The sun is out and I can barely stay inside.
Let’s go on a hike. Or a run. Or a walk. And a drive. Maybe just sit on porch and take in the breeze through the trees as the neighbor’s cat rubs up against my legs and hisses at my own cats indoors.
If I’m inside, every shade is up, every window opened. If I forget to close them, I wake up with the sun, regardless as to what time I got to sleep, as if my own circadian rhythm is going, “How dare you stay asleep when the world around you has awoke?”
The power of the sunlight drifts into the night, and the warm air and a bonfire are plenty substitute for a noonday sun. I still feel the energy, as if skin pinkened by the flames is the same as skin warming under the sun.
I try my best to mitigate how the winter’s weather affects me, but beautiful days remind me that it works in the opposite direction, too. I don’t realize how much energy I can have until the literal fog is lifted. The fog and the rain and the mist and the cold, dreary air.
On a Saturday that I’m wracked with the flu, the rainy spring gives way to a perfect day, and I’m so convinced the weather is enough to energize me that I go for a drive with the windows down. It wipes me out so terribly that I spend the rest of the day in bed, windows up, the gentle spring breeze passing over my fevered skin.
A Saturday later, and I’m driving back from a walk around the city, deliberately picking uptempo songs and tapping out the beat as I drive. It’s one of the kinder heirlooms from my father, the staccato drum solo against a steering wheel, an ability to get lost in the song while you’re driving. I’m not fully recovered but now the sunshine can supplement what my immune system hasn’t been able to provide.
And on a Monday holiday, I’m by a lakeside dock with my feet in the water. I didn’t want to fall asleep the night before and I didn’t want to stay asleep once the morning came. It’s me and the sun and the loons calling in the distance and they’ll be my only companions for a while. The house is asleep but the world is awake, and three hours of fitful rest feels like nothing against the ripples I make in the water.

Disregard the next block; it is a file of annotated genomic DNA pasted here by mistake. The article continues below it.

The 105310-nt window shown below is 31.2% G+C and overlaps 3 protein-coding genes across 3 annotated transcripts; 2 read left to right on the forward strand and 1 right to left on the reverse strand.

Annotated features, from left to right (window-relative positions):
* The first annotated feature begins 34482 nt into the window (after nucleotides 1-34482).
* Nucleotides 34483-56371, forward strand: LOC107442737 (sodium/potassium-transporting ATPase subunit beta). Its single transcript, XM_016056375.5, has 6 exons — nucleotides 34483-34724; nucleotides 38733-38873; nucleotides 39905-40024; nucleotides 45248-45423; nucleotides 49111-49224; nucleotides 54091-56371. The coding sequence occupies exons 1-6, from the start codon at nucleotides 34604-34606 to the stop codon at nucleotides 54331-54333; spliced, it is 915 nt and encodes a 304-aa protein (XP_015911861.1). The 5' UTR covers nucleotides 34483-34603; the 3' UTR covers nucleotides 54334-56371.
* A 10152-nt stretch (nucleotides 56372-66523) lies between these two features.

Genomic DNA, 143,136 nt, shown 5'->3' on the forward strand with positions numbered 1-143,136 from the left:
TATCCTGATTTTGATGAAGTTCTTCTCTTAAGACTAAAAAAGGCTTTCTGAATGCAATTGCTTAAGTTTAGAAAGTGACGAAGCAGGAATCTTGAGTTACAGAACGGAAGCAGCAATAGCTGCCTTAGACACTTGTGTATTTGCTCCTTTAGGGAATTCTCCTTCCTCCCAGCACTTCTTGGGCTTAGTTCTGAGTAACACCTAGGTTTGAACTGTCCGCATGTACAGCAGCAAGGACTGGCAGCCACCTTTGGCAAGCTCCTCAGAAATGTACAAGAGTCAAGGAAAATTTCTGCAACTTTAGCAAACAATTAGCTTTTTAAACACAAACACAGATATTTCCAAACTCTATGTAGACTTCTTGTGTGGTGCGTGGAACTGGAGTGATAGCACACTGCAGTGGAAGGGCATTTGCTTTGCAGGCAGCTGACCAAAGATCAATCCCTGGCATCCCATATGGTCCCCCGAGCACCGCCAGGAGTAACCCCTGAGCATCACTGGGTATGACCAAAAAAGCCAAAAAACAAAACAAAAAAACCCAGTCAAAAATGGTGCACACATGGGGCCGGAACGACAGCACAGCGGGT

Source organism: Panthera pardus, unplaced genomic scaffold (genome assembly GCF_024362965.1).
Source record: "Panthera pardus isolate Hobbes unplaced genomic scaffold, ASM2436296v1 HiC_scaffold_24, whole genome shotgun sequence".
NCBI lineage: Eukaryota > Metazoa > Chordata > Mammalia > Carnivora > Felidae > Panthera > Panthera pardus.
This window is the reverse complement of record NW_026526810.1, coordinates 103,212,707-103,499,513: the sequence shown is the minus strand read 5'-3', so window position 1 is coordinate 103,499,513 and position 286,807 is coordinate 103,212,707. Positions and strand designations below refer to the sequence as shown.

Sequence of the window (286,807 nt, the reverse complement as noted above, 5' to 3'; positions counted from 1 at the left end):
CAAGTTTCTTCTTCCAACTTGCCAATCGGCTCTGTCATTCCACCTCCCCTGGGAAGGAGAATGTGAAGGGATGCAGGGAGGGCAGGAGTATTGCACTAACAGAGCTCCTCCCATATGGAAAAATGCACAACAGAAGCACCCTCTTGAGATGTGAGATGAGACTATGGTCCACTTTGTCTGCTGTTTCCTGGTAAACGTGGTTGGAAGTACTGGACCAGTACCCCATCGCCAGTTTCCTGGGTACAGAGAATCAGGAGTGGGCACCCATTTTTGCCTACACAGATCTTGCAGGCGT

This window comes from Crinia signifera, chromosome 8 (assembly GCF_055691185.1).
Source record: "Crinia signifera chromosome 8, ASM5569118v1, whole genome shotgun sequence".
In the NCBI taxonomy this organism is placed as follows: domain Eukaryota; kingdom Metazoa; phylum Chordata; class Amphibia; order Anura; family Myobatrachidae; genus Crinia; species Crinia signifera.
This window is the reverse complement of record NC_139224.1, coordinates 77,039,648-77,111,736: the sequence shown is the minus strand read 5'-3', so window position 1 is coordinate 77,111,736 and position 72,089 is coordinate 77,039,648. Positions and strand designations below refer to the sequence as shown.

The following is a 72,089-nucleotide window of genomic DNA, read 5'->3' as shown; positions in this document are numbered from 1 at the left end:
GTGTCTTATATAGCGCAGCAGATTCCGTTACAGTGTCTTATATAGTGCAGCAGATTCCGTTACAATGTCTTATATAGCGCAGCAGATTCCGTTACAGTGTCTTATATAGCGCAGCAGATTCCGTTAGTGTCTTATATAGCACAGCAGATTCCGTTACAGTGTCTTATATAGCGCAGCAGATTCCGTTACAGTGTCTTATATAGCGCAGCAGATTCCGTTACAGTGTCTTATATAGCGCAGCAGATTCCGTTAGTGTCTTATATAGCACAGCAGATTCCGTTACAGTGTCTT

It’s spring. It’s finally spring. And already toeing into summer. And I’m okay with that. Summer is my season. Summer is when I return to the mountains. Summer is when I travel. Summer is when something in my soul cracks open and the crisp lines of winter give way to the saturated colors of summer.
It’s going to be a lighter summer than it has been in a while. I know it. I’m making sure of it. I don’t think it’s coincidence that Marie Kondo’s show and “Thank U, Next,” came out and became such hits at the beginning of the year. This has been a year about clearing things out, removing what doesn’t bring you joy, creating space for the things that do. Of saying, “thank you, but next,” and letting go.
My pantry and closet have been cleared out. Maybe not in the Marie Kondo way, but it still got the job done. Now food spoils less often. I’m surprised with what I actually have available in my wardrobe.
Sometimes you don’t clear out just to make space for the new. You clear out to be reminded of what good things you already have, things that might’ve gotten lost under the clutter.
I have plans for this summer, as I always do. The sun energizes me. I’m solar powered like that. I’m finishing the 48 4,000-footer list. I’m releasing another collection of poetry. I’m going to keep trying to find representation for my two manuscripts — ones that are just waiting in the wings, brought out for dress rehearsals as I edit them yet another time. Im going to keep submitting my work even when it feels like I’m sending them into the void, a black emptiness that feels like a new moon on a cloudless night.
I have so many things I want to do. So many things I want to see flourish. And, by the same token, so many things I’m glad to let go of, glad to put behind me. Glad to admit they don’t bring me joy and release them. Anger, regret, resentment. The unkind and unwelcome heirlooms that might’ve made life a little difficult, now and then. The past. Anger and resentment over it. The vicious cycle it creates.
Letting them go. Making space. Both for what the future will bring, and for the appreciation of the present moment. There are too many things that bring joy in my life now to grant the clutter any more space or consideration.
In some ways, clearing it out all has been the southern swell that pushes the clouds out to sea and send a warm breeze into the night.
How dare I stay asleep, when the world around me is starting to wake up.